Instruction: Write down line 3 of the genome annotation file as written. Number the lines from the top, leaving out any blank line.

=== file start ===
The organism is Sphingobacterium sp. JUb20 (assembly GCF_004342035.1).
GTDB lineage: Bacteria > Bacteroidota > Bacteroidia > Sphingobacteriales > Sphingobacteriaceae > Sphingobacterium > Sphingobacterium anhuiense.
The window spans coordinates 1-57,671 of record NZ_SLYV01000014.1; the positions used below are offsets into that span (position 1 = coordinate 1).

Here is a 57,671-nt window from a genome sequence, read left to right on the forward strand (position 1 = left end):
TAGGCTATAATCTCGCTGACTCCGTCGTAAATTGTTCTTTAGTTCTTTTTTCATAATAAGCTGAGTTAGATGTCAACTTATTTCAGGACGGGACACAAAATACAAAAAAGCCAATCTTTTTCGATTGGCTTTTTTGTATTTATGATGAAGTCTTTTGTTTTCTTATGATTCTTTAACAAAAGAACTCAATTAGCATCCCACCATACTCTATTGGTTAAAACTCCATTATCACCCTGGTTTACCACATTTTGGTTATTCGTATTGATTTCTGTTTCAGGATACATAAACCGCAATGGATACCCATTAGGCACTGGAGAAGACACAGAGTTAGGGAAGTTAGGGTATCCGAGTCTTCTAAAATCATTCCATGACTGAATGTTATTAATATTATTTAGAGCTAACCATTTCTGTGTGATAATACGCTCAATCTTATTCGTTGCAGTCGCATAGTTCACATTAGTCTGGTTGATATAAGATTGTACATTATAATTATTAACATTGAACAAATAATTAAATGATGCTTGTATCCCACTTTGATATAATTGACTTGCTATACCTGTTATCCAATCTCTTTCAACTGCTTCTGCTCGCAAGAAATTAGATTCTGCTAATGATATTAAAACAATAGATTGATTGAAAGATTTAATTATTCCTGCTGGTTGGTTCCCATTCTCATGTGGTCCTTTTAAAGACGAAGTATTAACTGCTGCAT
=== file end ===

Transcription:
The window spans coordinates 1-57,671 of record NZ_SLYV01000014.1; the positions used below are offsets into that span (position 1 = coordinate 1).